Next week, we will bring together key stakeholders from the Massachusetts health care system at a series of public hearings related to health care provider and payer costs and cost trends. Our goal for these hearings is to engage in an honest and in-depth dialogue to shed light on the factors contributing to the unsustainable level of growth in the Commonwealth’s health care spending.
There are two key questions to be discussed by those in attendance, including providers, payers, policy-makers employers, consumers, and the public: why are costs rising at the rate they are, and what do we do about it? The urgency to answer these questions is very real as access to health care, the vibrancy of our economy, and the sustainability of our state’s landmark health reform are at stake!
In recent months, both Massachusetts and the nation have been struggling to determine the most effective and plausible paths forward on addressing rising health care costs. Many thoughtful ideas and strategies have been offered, ranging from a gradual redesign of the delivery system to move towards Accountable Care Organizations (ACOs), to payment reform, to provider and insurer rate review, to revisions of regulations of the health insurance market.
Some other states have experiences whose lessons we might draw from during the hearings, such as California, which recently received national attention for Anthem Blue Cross’ nearly 40% rate increases for subscribers in the individual market. A recent Health Affairs article outlined key challenges facing California given some of the unintended consequences of providers banding together in larger systems for price negotiations, some of which are similar to the challenges in the Massachusetts market. The article goes on to recommend that direct regulatory intervention be considered. These hearings provide an unprecedented, but timely, opportunity for these ideas to be debated in the light of day, with the input of key players and in the spotlight of the public’s attention.
Against the backdrop of these state-wide and national policy conversations, the key issues that we will discuss during the hearings are:
The Experience of Consumers and Employers: Attendees will hear from employers – large and small – about how the rising costs of health care are affecting their ability to hire new workers, keep the ones they have, or provide wage increases. Consumer advocates will talk about the impact of the current health care cost trajectory on access and financial stability for Massachusetts families.
Dynamics and Opportunities for Improvement in the Health Care Delivery System: Testimony and dialogue will explore market dynamics, incentives for coordination of care, preventable hospitalizations, medical homes, and how our system can better integrate and promote effective preventative services.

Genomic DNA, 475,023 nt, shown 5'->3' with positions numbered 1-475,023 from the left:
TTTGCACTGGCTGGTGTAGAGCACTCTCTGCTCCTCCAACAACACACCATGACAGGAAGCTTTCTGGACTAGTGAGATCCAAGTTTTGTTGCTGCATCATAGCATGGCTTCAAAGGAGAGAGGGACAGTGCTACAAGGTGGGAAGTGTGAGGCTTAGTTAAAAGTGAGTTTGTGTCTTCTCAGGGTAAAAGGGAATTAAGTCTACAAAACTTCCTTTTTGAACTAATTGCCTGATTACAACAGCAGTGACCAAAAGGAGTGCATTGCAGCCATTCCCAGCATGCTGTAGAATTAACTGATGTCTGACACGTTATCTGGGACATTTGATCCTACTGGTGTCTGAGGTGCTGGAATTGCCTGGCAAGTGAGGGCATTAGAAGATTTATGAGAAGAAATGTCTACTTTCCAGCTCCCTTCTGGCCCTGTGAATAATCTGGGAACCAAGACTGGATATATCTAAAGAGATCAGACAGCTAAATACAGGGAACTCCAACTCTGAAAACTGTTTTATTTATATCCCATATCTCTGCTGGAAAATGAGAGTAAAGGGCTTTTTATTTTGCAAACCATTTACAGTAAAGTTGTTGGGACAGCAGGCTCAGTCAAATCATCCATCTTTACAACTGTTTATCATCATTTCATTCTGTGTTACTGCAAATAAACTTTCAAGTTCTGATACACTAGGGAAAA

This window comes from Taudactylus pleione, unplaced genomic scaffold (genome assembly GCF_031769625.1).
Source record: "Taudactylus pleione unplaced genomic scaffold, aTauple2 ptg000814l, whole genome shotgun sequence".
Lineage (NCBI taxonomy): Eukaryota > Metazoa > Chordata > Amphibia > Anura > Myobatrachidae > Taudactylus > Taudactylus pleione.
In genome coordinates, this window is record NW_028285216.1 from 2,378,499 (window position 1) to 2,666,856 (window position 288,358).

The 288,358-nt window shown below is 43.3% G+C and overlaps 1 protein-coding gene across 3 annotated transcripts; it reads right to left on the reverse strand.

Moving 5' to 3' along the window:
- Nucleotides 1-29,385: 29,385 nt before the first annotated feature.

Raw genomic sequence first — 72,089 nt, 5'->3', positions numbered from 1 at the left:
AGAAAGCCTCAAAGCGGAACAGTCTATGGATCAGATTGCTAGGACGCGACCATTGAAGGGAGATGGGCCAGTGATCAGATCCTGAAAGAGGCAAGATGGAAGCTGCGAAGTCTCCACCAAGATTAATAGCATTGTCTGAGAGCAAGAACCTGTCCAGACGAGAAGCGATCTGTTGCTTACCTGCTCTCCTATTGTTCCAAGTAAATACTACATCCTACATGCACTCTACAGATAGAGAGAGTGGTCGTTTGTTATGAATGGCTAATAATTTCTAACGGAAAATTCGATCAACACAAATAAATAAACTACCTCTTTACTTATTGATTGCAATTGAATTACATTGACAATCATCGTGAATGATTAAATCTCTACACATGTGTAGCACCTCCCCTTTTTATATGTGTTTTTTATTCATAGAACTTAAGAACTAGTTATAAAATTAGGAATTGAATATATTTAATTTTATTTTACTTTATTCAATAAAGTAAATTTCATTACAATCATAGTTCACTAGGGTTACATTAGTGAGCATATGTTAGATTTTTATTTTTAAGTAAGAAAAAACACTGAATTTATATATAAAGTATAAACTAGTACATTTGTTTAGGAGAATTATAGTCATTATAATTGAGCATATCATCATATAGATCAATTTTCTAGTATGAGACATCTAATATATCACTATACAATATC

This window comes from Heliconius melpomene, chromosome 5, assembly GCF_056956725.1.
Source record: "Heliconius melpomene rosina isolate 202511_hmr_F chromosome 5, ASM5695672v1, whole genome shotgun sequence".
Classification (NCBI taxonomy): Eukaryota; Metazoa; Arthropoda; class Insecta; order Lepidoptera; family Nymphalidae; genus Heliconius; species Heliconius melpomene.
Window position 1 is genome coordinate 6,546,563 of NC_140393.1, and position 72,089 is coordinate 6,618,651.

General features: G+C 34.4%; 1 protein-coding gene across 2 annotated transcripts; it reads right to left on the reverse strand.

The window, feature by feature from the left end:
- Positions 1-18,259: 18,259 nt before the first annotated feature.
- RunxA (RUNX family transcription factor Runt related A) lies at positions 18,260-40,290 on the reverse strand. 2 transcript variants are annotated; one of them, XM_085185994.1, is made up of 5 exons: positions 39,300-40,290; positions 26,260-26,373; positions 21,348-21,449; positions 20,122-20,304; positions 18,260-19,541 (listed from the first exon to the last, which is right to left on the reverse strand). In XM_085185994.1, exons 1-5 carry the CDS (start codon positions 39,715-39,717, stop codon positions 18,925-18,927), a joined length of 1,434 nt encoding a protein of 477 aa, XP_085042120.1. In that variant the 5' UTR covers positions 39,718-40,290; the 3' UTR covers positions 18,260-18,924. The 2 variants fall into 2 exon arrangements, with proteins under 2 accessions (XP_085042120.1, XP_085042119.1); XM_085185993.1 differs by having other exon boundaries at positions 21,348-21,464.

Cost Drivers in the Health Care System: Health policy experts and witnesses will be led in an in-depth discussion of the key drivers of rising health care costs, such as price vs. utilization, price variation between providers, models for reforming the way providers are paid, transparency of costs and quality data, and the role of medical technology.
Policy Solutions: Experts and panelists will discuss the feasibility of various strategies for mitigating health care cost growth –from both a policy and industry perspective.
The hearings are open to the public and will be held on Tuesday, March 16; Thursday, March 18; and Friday, March 19, 2010 starting at 9:00 AM at the Joseph P. Healey Library University Club, 11th floor, University of Massachusetts Boston.
For more information on the hearings including the full agenda and witness testimony, please visit www.mass.gov/dhcfp/costtrends. And, for updates related to the hearings, please follow the Division of Health Care Finance and Policy on Twitter at www.twitter.com/masshealthcare.
Weekly Flu Report, December 19, 2014 posted on Dec 19
Rates of flu-like illness increased slightly over the past seven days in Massachusetts, as indicated in the latest weekly flu report. Flu season doesn’t tend to peak until later in February or even March – so there is still plenty of time to get vaccinated …Continue Reading Weekly Flu Report, December 19, 2014
Weekly Flu Report, December 12, 2014 posted on Dec 12
This week’s flu report shows a slight dip in rates of flu-like illness since last week’s report – which is entirely in keeping with the unpredictable nature of flu season. One thing we know for sure is that no matter what, the single best way to …Continue Reading Weekly Flu Report, December 12, 2014
Highlights of the Public Health Council Meeting, December 10, 2014 posted on Dec 10
The December monthly meeting of the Public Health Council featured the consideration of one Determination of Need (DoN) request, two votes on final amendments to existing regulations, and an informational presentation to the Council on a key DPH community initiative. First, the Council took up …Continue Reading Highlights of the Public Health Council Meeting, December 10, 2014